Mister Basketball -- True Confession: I Admit I Didn't Vote For Kemp -- Future Sonic Was Super Then, Too

It is time for a public confession. I can carry the shame of my secret no longer.

I hereby admit it: I did not vote for Shawn Kemp for Indiana Mr. Basketball in 1988.

I voted for the immortal Woody Austin of Richmond High School, and I had company. Austin actually won that year, in what should be remembered as one of the most grievous group gaffes in the gaffe-intensive history of voting on sports awards.

It's right down there with Brigham Young being voted the 1984 football national championship. Or Miami's Gino Torretta winning the 1992 Heisman Trophy when he was the third-best QB in his own state (behind Florida State's Charlie Ward and Florida's Shane Matthews).

I wasn't an accomplice in those historic miscarriages of justice. I'm guilty with Kemp.

Now that we've seen him putting up a fight against the Chicago Bulls in the National Basketball Association Finals, there's no remaining reason to deny it.

Austin, a fine player in comparison to the mainstream, reportedly is living an unremarkable life in Indianapolis. Kemp is living large as one of the best dozen basketball players on the planet.

And, yes, he was the best Hoosier senior in 1988.

My admission elicited a hearty chuckle from Jim Hahn, Kemp's former coach at Concord High in Elkhart, Ind.

"I knew who the best player in the state was," said Hahn, now in business in Elkhart. "I think it's obvious."

As obvious as a Kemp tomahawk dunk. It was obvious when he averaged 15 points a game at age 21, obvioua when he was named an NBA All-Star at age 24 and obvious as he has led the Sonics to the Finals at age 26.

Austin matriculated to Purdue and did go on to score 1,076 more college points than Kemp, who never got to hear Dick Vitale scream his name. Kemp, however, has gone on to score 9,794 more NBA points than Austin, who took his 11.6 scoring average for the Boilermakers into relative obscurity.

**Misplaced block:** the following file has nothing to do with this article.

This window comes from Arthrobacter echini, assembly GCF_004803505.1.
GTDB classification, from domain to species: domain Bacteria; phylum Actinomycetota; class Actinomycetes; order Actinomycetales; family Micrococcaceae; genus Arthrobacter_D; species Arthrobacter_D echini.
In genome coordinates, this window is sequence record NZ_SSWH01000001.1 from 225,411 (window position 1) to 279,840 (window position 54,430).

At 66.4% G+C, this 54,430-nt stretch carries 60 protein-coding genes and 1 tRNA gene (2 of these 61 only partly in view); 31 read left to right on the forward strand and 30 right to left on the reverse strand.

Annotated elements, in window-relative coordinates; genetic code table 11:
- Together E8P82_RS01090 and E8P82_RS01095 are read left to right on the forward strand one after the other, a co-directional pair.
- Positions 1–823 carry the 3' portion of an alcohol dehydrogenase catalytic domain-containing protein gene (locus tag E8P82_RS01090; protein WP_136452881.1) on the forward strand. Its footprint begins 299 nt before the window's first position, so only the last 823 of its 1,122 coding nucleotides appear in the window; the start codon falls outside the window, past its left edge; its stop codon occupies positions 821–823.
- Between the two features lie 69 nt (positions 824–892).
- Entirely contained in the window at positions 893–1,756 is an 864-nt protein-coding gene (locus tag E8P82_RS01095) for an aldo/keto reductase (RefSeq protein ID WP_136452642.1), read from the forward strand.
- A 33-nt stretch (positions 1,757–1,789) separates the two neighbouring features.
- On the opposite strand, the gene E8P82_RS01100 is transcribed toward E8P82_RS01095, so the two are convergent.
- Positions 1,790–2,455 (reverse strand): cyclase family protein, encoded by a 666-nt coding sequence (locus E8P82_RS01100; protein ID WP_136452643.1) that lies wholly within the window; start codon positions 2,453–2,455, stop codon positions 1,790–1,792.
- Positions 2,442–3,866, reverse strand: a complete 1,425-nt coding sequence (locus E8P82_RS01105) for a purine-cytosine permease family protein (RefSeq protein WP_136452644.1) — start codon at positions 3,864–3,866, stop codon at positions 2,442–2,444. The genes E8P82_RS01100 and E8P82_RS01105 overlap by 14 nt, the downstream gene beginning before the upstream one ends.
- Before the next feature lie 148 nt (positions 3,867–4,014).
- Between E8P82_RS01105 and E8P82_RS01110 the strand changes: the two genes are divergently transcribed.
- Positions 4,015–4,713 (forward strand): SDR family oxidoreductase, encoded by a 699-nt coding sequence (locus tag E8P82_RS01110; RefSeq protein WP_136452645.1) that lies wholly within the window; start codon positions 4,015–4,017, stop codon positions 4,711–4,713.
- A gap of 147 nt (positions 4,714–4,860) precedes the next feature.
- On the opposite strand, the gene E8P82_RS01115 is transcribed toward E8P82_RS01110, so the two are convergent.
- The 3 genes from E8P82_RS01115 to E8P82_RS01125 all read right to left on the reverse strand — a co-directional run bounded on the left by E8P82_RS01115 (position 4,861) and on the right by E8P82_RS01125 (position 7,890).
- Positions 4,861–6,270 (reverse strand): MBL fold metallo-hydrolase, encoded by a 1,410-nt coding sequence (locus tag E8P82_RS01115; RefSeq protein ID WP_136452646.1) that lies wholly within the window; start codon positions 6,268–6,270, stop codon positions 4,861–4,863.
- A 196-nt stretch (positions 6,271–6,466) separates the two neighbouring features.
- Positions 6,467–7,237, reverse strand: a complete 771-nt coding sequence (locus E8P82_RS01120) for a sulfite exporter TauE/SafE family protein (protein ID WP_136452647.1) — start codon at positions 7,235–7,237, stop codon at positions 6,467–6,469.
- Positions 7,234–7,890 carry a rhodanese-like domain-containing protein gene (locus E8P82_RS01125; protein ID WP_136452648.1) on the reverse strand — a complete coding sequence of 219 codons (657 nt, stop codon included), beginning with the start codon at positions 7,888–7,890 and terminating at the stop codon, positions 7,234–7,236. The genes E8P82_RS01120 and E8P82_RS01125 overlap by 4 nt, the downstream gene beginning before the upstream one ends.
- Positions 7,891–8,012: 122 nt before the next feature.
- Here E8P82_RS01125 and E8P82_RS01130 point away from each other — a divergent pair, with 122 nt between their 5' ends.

(In fact, he's not even the most famous Woody Austin in sports. That honor would go to the up-and-coming professional golfer.)

I do have a few flimsy excuses for thinking like Mr. Potato Head when voting for Mr. Basketball:

-- Austin averaged 33.2 points per game, 10 better than Kemp, and his Red Devils were ranked No. 1 much of the season.

-- I hadn't seen Kemp play until after I'd voted.

The last part was the fatal flaw in the Indiana High School Athletic Association system (since changed). Votes were in before the Final Four, where I first laid eyes on Kemp. Wow.

It took just a few screaming slams and ballistic blocked shots in the semifinals against Hammond Noll before I was ready to ask for a new ballot. His team was whipped in the finals by Muncie Central, however, and the best player on the floor that night was Muncie's Chandler Thompson. So there was still a shred of plausible deniability.

But a few weeks later, I saw Kemp on an all-star team against a Russian team in Lexington, Ky. That display was a revelation. He looked almost as good as he does now.

Kemp was hurt by a couple of other things in the Mr. Basketball voting: He had a rep as a hot dog, he had a hard-edged public persona and he committed the heresy of signing with Kentucky over Indiana.

"I've said that if the award is that petty and that's what people look at, where you're going to school, then maybe it isn't worth having," said Hahn, who keeps in contact with Kemp and went to see the first two games of the Finals in Chicago. "I do think it's a great award and most years it goes to the best player. But I felt that year was unfair."

Agreed, eight years too late. Today, I'd say the five best prep players I've seen are Kemp, Anfernee Hardaway, Damon Bailey, Jerry Stackhouse and Jason Kidd.

I don't think Austin makes the cut.